Clerk Gary Emerson said during the budget hearing in Mt. Vernon on Jan. 16 that the commissioners amended the budget three times in 2012. Due to spending restraint by the office holders, the projected $203,056.87 deficit ended up as a $72,524.56 gain.
For 2013, the commissioners adopted a budget anticipating $4,067,561 in revenues. Spending totaled $4,334,617.12, including the seldom used $122,027 reserve fund, which would create a deficit for the year of $267,056.12.
Emerson said commissioners planned a conservative budget, expecting revenues could fall $129,647 less than in 2012. State law only allows the county to revise the budget if revenues surpass expectations. In 2012, the budget over-estimated revenues by $24,111.
The only capital improvements cited during the hearing included two vehicles for the sheriff's department. Car purchases were moved from the sheriff's budget to the commission's line item.
The county spent $126,000 on its buildings in 2012, mostly on the historic courthouse roof. Presiding Commissioner Sam Goodman said grant money for repairing sidewalks around the courthouse had not come through for 2013.
Goodman planned to reapply, hoping the city's grant money would still be available when the county was able to make its match. He hoped to make repair of the courthouse clock a priority for the future.
Several costs increased over which the county had no control. The prosecutor, whose salary is tied by state law to the pay received by circuit court judges, received a $4,000 raise. Retirement and health insurance benefits increased. The Juvenile Office was budgeted to receive $4,968 more due to a pending mandate from the state to have an attorney present at all court hearings.
Commissioners budgeted a $50,000 transfer from general funds to cover expenses for 911 again in 2013. The jail will receive $8,000 more for operations
Sheriff Brad DeLay requested a budget of $1.2 million and received $754,016, or $9,722 more than in 2012, after the commissioners moved car purchases to their budget.
DeLay had requested salaries to hire three more jailers to take over the duties of dispatchers, should the 911 service move out of the jail and into the Justice Center. He also requested six new vehicles.
The impact of not having more staff "remains to be seen," DeLay said. Officers in the middle of assignments complete duties such as arrests and then receive comp time in return. If an officer leaves before getting the time off, the county has to pay for the hours accumulated.
Reserve officers help relieve some of the backlog, DeLay said. Often the reserves take jobs elsewhere before positions develop.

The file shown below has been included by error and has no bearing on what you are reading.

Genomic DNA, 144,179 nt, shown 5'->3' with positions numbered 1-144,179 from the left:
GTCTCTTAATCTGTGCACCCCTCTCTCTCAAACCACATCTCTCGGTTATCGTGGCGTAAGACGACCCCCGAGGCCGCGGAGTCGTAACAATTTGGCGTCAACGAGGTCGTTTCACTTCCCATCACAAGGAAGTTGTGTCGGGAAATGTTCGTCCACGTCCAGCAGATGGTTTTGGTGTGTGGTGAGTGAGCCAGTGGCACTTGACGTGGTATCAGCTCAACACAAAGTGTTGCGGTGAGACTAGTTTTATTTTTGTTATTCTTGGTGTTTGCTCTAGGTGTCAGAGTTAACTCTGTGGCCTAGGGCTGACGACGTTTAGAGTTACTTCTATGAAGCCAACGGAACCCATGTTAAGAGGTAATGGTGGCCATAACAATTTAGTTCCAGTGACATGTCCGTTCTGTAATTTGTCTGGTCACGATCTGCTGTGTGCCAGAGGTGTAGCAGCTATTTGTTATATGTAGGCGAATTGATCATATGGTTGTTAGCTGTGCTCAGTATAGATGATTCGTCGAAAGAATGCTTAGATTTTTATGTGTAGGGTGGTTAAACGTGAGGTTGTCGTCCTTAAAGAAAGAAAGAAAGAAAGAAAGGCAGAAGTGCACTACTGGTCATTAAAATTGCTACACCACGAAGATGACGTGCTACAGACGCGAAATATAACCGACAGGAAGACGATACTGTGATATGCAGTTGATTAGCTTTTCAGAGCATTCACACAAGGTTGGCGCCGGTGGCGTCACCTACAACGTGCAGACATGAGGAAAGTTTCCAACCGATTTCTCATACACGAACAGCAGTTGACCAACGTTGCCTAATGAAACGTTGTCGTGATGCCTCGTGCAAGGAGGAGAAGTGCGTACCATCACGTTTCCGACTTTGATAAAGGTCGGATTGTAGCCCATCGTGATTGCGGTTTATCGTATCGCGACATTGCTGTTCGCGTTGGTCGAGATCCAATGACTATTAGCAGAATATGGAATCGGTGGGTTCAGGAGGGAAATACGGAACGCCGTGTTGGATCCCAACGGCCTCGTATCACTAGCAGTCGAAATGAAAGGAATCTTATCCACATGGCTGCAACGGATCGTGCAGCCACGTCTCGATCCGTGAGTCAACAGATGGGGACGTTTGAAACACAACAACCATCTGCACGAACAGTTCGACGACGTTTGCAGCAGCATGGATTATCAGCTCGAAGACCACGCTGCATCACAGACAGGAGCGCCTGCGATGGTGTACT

The cost of running older vehicles continues to grow, surpassing $30,000 in 2012, DeLay said. The newest cars have up to 90,000 miles on them. Older cars first go to the detectives and then to the reserves. If a car breaks down while in use transporting a prisoner to a court hearing, the county faces addition expenses in having to deal with housing a prisoner out of the area.
"The car situation is still manageable," DeLay said. "A couple of vehicles have been donated and that helps a lot."
DeLay was pleased to report the county jail since its emergency remodeling has operated without a problem. He said the facility remains undersized and understaffed, plus the foundations requires work due to the building's age.
The health department's budget fluctuates yearly, depending on the availability of grants. Director Alethea Goodman said the 2013 outlook remains unclear. She anticipates an 8 percent reduction in state funding for core public health programs. Plans have begun to stabilize funding better than in the past. In 2012, the department received $45,092 more than the amount spent.
Budgets for most other offices remained close to 2012 spending totals.
The county has one Bridge Replacement Off-System (BRO) project planned in 2013. A bridge over the Sac River, in the northeast corner of the county, was closed after divers found structural weaknesses.
A bridge north of Aurora over Spring River has been finished and is awaiting final inspection before funds are released. Goodman said without any critical bridge replacement projects, commissioners could begin looking at traffic counts as a future indicator.
Goodman commended the office holders for using their own funds to pay expenses. Circuit Court Clerk Steve Kahre was able to get the state to pick up the bill for 22 and a half hours of pay for staff that the county had previously paid.
Western Commissioner David Botts, who participated in his first budget process, said he felt privileged to come into office when office holders work so well with the commission. He agreed with the necessity for a conservative approach, adding he would like to prioritize and help develop long range plans to improve the future